James retired as president in 1995, handing the reins to Alexandra, who was 31 at the time. Six years later, she sold the business to insurer Mony Group Inc.’s Advest subsidiary for $25 million. Merrill Lynch & Co. bought Advest in 2005, retiring the Lebenthal name.

“That rich, historic background, it’s the stuff of which legends are made,” said Ken Langone, co-founder of Home Depot Inc. and a longtime Lebenthal family friend.

Name Back

Alexandra left the business the day the Merrill deal closed. But she wasn’t out of work for long. She and her father started Alexandra & James in 2006, providing wealth management and financial concierge services for families with a net worth of $2 million to $20 million. She was chief executive officer, and he was creative director of the new firm, which began as a unit of Israel Discount Bank of New York.

Alexandra decided within a year that she wanted her family’s name back. She went to Greg Fleming, then a senior executive at Merrill Lynch and later president of Morgan Stanley’s wealth-management division, who helped broker the deal.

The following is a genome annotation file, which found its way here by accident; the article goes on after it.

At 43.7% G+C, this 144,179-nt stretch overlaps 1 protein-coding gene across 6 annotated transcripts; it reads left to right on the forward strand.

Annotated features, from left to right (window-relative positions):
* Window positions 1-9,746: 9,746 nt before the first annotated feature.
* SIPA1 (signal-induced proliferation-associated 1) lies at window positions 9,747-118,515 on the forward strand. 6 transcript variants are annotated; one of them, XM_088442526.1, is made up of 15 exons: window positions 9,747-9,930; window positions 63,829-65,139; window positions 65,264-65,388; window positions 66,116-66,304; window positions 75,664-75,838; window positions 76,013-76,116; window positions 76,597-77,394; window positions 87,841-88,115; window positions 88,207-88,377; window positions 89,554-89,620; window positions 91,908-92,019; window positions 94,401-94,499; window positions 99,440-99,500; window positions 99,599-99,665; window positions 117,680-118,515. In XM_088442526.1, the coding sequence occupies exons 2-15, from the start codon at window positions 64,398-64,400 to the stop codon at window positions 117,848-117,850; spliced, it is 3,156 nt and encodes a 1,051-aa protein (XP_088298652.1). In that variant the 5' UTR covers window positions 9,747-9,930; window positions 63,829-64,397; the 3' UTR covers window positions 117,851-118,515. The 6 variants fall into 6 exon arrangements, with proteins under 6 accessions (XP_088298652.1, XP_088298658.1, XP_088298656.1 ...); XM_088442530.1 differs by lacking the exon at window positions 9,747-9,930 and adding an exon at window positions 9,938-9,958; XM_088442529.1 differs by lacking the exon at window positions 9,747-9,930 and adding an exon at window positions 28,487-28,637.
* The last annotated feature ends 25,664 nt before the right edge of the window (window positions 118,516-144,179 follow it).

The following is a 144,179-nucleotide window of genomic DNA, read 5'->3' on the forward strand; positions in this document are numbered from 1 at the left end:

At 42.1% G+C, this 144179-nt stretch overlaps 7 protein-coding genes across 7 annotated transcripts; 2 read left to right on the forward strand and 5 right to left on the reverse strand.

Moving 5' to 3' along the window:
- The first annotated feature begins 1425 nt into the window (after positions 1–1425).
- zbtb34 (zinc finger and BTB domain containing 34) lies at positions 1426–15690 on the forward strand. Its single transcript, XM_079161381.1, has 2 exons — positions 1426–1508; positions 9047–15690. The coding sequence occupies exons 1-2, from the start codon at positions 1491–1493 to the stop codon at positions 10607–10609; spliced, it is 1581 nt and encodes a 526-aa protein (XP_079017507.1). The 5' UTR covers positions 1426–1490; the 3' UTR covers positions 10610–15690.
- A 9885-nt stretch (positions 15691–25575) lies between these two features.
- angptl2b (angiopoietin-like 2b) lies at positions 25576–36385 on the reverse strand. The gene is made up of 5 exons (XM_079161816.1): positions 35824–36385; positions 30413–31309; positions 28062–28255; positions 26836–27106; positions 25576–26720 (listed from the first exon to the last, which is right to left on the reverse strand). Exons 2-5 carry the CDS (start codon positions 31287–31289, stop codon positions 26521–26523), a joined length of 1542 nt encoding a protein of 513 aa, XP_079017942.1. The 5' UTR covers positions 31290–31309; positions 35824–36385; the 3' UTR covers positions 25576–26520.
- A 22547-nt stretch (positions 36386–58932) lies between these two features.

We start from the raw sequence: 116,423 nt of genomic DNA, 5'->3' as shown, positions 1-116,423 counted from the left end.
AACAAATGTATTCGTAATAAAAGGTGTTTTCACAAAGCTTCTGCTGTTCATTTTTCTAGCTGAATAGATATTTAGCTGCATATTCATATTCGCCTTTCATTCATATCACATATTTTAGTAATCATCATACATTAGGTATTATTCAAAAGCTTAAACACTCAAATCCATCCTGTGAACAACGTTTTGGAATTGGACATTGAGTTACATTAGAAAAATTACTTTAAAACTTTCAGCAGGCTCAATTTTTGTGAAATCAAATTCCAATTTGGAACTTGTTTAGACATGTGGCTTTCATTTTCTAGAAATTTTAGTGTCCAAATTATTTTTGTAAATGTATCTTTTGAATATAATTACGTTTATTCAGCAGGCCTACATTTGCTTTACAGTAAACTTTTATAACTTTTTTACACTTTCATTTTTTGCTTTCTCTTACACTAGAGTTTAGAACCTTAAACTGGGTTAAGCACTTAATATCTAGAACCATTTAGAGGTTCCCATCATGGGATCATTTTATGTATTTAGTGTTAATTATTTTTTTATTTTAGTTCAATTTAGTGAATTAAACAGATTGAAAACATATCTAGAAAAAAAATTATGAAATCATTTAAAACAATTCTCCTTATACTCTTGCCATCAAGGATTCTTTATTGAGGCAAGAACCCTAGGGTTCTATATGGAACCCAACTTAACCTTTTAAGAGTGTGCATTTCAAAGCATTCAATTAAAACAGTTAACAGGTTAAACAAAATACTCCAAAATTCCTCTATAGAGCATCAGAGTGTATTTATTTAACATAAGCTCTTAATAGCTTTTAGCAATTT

With the brand in hand, Alexandra created Lebenthal Holdings LLC and revived Lebenthal & Co. as a capital-markets unit that could underwrite municipal bonds as well as corporate debt and equity. She also started an asset-management business and tapped her brother, James, to be the firm’s chief investment officer and portfolio manager.

The company’s reputation and its status as a woman-owned firm helped it land a spot on some of the biggest debt and equity deals in 2010. Lebenthal says on its website that it became the top woman-owned firm underwriting corporate debt and equity in 2011.

Society Scene

Lebenthal is a fixture on New York’s client-rich society scene. In recent years, she attended black-tie balls for the New York City Ballet, the School of American Ballet, the New York Botanical Garden and the Museum of the City of New York, posing for photographs in evening gowns and sharing tables with some of Wall Street’s top executives.

The 52-year-old mother of three serves on the board of Savvy Ladies, which helps women with financial literacy, and was chairman of the botanical garden’s Conservatory Ball in June. She was also a co-founder of the United Jewish Appeal’s Women’s Executive Circle.